As a young organization, The Designer Fund continues to refine and iterate how we execute our mission: investing in designers who build companies with positive social impact. One component of our mission we get questions about is “positive social impact.” Our current thinking is that the companies and entrepreneurial designers we invest in should have positive social impact baked into the very mission of their company. This means that their success, in and of itself, creates meaningful positive social impact. This, like profit, should be a success metric of the products and services we build. A great example that illustrates this is Neighborland, one of the most recent additions to our community.
Come Together, Right Now
Neighborland gives people a way to organize themselves and improve their neighborhoods. In their New Orleans pilot they helped set up a night market filled with great local food, opened up New Orleans transit data to app developers, and even helped the local transit agency compete for expanded streetcar routes into new neighborhoods. What’s even more fantastic is that all this change was made possible by people acting in their communities online and offline. There’s enough win there to make even the late John Wooden jealous.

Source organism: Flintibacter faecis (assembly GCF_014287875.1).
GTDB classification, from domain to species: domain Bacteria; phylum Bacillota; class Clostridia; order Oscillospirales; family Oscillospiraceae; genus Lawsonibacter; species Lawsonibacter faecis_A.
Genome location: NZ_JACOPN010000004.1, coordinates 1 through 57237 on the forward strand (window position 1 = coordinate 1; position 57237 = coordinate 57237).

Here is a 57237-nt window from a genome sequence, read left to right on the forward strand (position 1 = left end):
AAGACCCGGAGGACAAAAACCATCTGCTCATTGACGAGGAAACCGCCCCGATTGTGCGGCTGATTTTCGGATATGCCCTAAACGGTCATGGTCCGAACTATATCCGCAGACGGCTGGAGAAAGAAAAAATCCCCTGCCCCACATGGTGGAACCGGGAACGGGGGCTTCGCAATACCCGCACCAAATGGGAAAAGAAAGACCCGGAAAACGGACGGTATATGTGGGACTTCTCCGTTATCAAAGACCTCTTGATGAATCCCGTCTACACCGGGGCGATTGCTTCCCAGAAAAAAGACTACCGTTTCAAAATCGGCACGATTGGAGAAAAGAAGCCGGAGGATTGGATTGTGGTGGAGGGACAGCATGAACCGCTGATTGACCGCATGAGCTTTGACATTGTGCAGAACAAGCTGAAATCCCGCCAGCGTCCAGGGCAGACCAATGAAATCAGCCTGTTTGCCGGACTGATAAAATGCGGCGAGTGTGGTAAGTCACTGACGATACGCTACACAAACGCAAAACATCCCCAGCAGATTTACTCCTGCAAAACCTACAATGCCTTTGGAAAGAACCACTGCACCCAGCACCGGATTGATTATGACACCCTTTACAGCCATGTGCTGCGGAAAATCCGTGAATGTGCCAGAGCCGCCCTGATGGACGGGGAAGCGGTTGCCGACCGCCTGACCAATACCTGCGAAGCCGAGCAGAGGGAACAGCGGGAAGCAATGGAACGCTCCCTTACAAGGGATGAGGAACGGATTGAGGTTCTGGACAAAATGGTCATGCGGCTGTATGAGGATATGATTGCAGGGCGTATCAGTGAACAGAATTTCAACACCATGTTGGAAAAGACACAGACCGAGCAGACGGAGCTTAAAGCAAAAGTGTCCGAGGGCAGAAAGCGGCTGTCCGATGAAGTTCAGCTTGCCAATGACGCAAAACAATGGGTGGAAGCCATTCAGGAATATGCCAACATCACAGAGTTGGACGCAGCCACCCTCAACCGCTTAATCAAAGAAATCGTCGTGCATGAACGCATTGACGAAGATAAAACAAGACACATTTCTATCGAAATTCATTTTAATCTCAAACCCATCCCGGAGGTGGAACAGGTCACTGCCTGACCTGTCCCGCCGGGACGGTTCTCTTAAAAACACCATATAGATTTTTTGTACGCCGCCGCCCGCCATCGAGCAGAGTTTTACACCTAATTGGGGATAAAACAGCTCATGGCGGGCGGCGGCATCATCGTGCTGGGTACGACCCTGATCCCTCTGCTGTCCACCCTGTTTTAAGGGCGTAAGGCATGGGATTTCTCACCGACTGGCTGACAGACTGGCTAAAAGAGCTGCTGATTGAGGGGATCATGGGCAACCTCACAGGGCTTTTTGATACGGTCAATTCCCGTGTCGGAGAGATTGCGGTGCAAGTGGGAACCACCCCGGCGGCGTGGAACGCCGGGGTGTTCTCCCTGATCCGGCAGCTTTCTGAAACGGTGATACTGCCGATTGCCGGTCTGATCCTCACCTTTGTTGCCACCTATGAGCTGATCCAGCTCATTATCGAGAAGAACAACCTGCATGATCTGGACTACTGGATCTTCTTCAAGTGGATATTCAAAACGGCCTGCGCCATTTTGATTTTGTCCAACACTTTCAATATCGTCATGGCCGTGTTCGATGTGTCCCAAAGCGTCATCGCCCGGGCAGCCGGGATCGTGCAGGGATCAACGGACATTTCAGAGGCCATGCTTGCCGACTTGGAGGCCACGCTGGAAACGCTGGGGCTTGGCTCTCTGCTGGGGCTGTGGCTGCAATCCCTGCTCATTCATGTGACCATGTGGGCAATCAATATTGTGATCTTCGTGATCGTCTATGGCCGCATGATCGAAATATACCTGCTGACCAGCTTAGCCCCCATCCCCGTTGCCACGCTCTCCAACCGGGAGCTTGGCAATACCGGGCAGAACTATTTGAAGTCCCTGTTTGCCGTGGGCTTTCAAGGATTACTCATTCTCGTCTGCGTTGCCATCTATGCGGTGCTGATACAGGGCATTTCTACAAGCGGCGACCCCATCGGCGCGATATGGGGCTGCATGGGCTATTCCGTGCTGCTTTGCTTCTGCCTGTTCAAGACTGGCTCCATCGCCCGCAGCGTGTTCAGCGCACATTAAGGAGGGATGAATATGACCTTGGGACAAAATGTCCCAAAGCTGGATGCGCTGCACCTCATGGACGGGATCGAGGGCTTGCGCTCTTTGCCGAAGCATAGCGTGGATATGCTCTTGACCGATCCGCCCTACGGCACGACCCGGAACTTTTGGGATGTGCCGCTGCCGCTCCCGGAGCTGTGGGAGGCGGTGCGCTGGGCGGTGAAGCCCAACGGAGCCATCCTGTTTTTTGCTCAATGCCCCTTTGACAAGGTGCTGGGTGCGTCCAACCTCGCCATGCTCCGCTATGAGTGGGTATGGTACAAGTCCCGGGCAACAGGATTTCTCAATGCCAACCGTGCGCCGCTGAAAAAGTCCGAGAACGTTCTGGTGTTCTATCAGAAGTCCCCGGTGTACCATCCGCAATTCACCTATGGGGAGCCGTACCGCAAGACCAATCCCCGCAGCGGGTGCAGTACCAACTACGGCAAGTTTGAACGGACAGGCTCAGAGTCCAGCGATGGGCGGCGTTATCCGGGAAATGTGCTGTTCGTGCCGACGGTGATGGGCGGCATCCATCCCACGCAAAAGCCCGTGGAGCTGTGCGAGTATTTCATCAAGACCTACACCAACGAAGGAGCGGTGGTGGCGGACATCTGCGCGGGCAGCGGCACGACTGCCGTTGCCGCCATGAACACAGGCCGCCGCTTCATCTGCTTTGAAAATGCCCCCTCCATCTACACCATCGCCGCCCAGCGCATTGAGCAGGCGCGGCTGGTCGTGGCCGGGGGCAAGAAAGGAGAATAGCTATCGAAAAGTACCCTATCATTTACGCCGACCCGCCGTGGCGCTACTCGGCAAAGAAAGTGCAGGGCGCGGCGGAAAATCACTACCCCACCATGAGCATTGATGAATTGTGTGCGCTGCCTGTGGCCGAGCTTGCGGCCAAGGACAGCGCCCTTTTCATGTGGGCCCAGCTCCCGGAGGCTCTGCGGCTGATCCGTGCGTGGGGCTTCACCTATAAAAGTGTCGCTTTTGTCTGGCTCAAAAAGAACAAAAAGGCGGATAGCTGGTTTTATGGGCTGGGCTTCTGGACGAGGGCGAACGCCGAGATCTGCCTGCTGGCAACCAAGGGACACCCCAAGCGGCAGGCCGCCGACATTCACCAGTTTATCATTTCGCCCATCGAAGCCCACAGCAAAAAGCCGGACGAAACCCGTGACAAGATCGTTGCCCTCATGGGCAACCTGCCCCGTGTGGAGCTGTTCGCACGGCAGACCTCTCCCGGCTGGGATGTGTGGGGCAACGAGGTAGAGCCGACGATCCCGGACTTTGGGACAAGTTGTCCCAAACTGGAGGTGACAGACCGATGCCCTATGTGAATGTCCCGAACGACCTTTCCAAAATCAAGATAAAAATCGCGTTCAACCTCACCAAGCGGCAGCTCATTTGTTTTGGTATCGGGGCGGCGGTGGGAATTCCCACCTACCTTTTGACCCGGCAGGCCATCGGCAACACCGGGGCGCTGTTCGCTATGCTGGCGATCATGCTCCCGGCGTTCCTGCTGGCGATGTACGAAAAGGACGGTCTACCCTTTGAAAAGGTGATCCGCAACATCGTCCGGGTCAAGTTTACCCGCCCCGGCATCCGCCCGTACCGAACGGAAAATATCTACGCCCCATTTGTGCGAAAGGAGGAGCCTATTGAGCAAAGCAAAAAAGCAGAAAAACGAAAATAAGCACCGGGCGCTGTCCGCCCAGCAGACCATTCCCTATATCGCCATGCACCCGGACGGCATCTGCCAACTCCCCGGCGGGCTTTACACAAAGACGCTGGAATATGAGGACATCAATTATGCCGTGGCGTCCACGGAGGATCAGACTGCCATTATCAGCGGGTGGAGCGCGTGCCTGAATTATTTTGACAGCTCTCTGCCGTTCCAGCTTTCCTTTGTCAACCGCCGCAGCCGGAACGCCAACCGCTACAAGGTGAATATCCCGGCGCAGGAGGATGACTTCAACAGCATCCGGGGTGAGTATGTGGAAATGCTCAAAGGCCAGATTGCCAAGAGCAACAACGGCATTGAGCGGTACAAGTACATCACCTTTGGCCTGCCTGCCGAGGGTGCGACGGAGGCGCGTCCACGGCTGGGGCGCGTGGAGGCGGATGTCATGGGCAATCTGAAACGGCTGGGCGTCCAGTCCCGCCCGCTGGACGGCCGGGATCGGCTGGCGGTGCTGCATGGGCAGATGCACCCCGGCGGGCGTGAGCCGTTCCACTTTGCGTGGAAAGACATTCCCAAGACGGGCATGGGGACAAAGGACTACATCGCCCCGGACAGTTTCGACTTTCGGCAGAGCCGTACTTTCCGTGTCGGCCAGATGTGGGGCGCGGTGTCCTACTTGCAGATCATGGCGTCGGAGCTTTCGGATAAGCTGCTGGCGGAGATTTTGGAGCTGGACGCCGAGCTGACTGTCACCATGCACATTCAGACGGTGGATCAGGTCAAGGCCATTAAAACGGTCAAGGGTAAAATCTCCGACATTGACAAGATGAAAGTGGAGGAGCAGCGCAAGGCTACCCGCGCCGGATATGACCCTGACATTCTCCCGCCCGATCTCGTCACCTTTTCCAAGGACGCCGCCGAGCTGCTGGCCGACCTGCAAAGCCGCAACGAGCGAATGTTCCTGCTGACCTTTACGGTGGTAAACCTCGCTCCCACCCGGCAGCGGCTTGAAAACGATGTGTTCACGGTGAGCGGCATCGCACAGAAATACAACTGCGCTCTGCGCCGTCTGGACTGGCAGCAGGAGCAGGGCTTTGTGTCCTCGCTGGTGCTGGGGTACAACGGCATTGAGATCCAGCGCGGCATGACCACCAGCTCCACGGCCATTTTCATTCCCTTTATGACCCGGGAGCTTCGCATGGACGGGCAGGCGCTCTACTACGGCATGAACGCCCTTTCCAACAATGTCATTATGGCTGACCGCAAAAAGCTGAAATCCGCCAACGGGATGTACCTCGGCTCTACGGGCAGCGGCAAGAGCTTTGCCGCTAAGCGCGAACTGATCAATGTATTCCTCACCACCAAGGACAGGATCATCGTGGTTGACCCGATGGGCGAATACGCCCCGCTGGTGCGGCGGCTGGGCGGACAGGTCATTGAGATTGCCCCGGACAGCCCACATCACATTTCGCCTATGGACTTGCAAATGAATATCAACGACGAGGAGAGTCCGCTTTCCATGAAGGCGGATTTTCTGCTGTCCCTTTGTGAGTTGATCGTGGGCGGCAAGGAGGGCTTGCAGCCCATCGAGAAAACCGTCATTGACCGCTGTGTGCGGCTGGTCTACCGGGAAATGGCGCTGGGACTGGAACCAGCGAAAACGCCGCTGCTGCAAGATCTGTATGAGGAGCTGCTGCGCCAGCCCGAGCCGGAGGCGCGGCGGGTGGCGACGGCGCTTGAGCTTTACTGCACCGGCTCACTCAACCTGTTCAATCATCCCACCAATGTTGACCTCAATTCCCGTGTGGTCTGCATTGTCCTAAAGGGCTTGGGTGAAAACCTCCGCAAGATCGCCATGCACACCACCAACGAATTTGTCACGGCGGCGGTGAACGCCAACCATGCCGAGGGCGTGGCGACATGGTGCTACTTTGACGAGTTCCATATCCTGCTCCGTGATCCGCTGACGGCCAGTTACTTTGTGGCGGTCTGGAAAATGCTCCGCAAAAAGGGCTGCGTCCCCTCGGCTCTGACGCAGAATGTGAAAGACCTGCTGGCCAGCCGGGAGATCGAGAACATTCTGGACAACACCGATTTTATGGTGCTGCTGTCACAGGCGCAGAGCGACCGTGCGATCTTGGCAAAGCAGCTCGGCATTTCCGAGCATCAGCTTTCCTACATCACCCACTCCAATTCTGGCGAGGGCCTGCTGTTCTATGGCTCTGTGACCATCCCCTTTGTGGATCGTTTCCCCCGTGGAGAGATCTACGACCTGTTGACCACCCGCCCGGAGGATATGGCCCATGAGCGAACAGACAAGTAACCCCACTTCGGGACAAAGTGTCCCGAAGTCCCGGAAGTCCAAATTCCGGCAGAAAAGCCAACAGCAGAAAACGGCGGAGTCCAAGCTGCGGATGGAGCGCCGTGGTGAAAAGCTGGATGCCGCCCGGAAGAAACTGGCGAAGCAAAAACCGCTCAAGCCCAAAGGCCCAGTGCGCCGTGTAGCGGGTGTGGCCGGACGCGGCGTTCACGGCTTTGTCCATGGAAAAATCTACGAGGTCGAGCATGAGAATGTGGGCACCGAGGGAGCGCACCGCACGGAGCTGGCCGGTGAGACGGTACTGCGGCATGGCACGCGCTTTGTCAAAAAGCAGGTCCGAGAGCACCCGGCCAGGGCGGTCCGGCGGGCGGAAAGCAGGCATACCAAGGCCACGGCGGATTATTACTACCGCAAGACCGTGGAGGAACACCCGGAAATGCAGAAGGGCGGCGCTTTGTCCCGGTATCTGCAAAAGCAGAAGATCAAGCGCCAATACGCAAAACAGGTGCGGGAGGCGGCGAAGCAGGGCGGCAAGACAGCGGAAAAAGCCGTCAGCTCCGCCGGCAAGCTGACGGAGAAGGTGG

Not about non-profits vs. for profits
Think of all the globalmegacorps that have created foundations or dot orgs to help their public image. From Shell to Oracle, companies pour millions of dollars to associate their brands with positive social change. They create these entities because they are at best tangentially focused on social impact and at worst trying to overcome a negative social impact created by their core business.
Neighborland does not need to supplement their mission. The positive social impact that might result once Neighborland is available to every city and community in the world is tremendous. Quite simply, it is baked right into their mission. This is the reason Obvious Corp, True Ventures, and others recently invested in them as well.
For the Designer Fund then, this is our litmus test. The designers and companies that inspire us, the ones we invest in, should inherently create positive social impact. For all you future entrepreneurial designers out there, this is your bar. For those designer entrepreneurs already creating companies like this, please reach out to us. Together, let’s create the next generation of profitable, socially impactful companies.